- http://meetup.com - Costs money! Featurewise it's really very good for helping you promote attendance/re-attendance of group meet-ups. Maybe that's why this is a popular option even though there's so many free alternatives, and even though it forces google maps. OSM US has an account and US meet-ups use this extensively.
- https://opentechcalendar.co.uk - Open source! Uses OpenStreetMap! Small and not well known (OSM group)
- http://joind.in - Open source! Uses OpenStreetMap! Maybe only intended for speaking events?
- https://openki.net/ - Open source! Uses OpenStreetMap! But designed for "educational "courses" events. Small and not well known.
http://lanyrd.com- Long time favourite option. featuring OpenStreetMap maps. The founders attended SOTM Girona! sadly it become unstable/unreliable and then completely offline since a buy-out.
- Look for local groups of technology enthusiasts (local linux user groups) and contact them
- Find the Wikipedia article which best matches the location. Add a note on the talk page (Take care to avoid sounding too spammy. You can justify this promotion, since the party will probably result in a better map to illustrate the Wikipedia article)
- countless other ways of promoting on the internet
- Prepare a press release (See Writing a press release for advice and examples)
- Send press release out about three weeks before the event to:
- Local newspapers (use this wonderful site: http://news.mysociety.org or a Google search for town news to find these)
- Local radio stations
- BBC Local radio
- Local museums, libraries etc
- Local community web-sites and forums
- Local tourist offices
- Prepare a poster (See Recruitment Poster for suggested text and links to other poster examples)
- Visit venue a couple of weeks before the event to distribute posters:
- The venue itself
- Ask shops to display the poster in their windows
- Local museum
- Local library
- Prepare a flyer to distribute to anyone who wants to know more. See Flyers and posters for generic printed flyers which are available, or graphics files you can use.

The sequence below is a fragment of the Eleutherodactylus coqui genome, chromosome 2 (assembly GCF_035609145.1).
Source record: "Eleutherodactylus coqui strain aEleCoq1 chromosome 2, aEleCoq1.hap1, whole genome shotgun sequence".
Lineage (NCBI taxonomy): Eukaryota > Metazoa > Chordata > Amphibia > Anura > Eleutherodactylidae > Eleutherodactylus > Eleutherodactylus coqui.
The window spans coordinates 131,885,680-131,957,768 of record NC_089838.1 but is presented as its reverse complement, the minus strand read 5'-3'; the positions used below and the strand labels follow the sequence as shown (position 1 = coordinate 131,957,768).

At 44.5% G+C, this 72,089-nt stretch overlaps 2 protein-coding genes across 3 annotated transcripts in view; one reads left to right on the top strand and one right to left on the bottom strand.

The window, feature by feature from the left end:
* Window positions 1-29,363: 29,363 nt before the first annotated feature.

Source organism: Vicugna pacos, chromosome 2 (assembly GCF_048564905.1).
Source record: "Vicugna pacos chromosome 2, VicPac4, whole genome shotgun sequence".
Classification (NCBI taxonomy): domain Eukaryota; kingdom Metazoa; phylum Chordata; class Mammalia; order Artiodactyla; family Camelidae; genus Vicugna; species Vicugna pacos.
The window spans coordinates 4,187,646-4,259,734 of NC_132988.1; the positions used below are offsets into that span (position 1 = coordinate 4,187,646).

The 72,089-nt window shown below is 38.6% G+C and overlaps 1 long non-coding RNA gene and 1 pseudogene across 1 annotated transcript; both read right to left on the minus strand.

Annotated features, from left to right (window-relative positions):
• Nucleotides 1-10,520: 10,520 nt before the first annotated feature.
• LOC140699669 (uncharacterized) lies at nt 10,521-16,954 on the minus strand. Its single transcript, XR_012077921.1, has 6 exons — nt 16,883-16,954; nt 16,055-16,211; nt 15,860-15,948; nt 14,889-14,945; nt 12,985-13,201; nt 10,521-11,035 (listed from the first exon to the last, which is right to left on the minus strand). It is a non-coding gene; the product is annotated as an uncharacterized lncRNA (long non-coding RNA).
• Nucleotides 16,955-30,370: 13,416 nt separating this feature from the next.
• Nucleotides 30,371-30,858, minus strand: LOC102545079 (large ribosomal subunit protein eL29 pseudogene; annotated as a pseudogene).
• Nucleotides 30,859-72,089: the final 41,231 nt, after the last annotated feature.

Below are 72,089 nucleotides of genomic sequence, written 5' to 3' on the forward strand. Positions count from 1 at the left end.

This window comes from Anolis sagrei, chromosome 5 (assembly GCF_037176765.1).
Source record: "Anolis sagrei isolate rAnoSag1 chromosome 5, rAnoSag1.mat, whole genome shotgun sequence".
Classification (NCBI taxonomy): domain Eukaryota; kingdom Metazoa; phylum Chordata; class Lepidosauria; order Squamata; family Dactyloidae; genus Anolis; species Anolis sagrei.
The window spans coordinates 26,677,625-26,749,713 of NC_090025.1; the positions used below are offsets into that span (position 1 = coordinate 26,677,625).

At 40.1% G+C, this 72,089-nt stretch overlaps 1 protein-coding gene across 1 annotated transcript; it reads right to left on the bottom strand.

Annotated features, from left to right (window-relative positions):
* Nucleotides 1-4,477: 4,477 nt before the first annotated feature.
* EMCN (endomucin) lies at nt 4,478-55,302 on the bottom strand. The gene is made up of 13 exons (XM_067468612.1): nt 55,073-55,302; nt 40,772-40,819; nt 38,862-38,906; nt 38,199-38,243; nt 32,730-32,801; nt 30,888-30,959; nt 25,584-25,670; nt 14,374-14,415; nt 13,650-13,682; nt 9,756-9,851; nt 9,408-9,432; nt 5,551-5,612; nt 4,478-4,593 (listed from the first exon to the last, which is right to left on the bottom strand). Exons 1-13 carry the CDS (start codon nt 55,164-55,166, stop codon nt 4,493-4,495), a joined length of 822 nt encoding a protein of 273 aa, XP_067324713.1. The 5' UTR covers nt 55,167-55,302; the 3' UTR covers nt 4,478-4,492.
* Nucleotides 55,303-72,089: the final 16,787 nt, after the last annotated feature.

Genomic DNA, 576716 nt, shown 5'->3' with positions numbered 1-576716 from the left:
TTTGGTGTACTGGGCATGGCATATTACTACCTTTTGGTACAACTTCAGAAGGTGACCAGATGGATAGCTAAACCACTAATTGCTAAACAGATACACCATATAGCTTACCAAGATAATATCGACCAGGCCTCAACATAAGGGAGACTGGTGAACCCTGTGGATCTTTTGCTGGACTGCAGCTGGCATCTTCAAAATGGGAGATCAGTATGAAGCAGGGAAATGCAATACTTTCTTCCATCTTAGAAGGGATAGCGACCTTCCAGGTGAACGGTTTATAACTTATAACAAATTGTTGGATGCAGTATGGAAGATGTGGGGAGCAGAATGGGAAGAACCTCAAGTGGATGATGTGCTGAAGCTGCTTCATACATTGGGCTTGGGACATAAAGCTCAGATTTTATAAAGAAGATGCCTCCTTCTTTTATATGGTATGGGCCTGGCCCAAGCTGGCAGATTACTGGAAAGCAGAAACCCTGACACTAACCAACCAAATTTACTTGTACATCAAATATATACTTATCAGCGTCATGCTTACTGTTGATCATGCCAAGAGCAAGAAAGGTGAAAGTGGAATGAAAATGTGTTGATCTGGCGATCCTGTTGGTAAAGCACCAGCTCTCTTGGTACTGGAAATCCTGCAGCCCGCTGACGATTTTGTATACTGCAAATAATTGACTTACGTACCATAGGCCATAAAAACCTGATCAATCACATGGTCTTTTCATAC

- Print some copies and have them available on the day.
Draw up a schedule for the weekend and post it, in advance, on the wiki project page.
- Plan a Friday evening social event / pub meet for early arrivals.
- Start with a kick-off/planning meeting first thing on each day. Allow at least an hour for this. Encourage participants to get going as soon as they are ready (especially old-hands).
- Schedule mapping sessions for a maximum of 3 hours as many GPS units will need uploading after that time.
- Organize a convenient rendez-vous point and ensure that someone will be there with a laptop (and cables etc) to upload tracklogs (and perhaps create a Party render). A pub with free wifi and food would be a good location choice.
- Schedule an end of day meeting time. Include a session on each day to teach newbies how to upload and tag their tracks. Encourage newbies to do their own tagging.
- Plan a social event for the Saturday evening. For example: a curry followed by the pub (or more likely vice versa).
- On Sunday those people who have attended on Saturday may be tired, or less prone to socialising and more interested in just continuing their work.
Micro Mapping Party
If you want to do some collective mapping but find this all too much then consider a Micro Mapping Party.
Ideas for questions to ask each attendee.....
We would love to have your feedback on today’s activities; it helps us make these mapping parties even better to improve your experience and the resulting map.
- Date attended?
- Do you consider yourself a Local or did you travel from further afield? Local/Non-Local
- Have you attended a mapping party before? Yes/No
- Have you contributed to OSM before? Yes/No
- If Yes, have you collected data preciously with a GPS receiver? Yes/No
- Time of arrival?
- Expected time of departure?
- Own or Loan GPS receiver used? Own/Loan
- If Loan, how easy was it to use (1=easy, 10=hard): 1 2 3 4 5 6 7 8 9 10
- How many hours did you spend outside gathering data?
- If we provided refreshments, were they what you needed? Yes/No
- If we provided food at lunchtime, was it helpful or would you have preferred to do your own thing? Yes/Prefer Own
- Do you expect to go away and edit the map to add your wanderings from today? Yes/No
- If No is there anything we can do to turn it into a Yes?:
- If you needed technical instruction, how helpful was it (1=not really enough, 10=more than enough): 1 2 3 4 5 6 7 8 9 10
- As a result of today, how likely are you to attend another mapping party in the future? (1=very unlikely, 10=definately) 1 2 3 4 5 6 7 8 9 10
- Would you like to be kept up to date on information relating to the results of this mapping party? If so please write your email address here:
- If additionally, you would like to hear via your email address about other mapping parties in the future, please tick here.
- Andy Robinson's notes on organsing a mapping party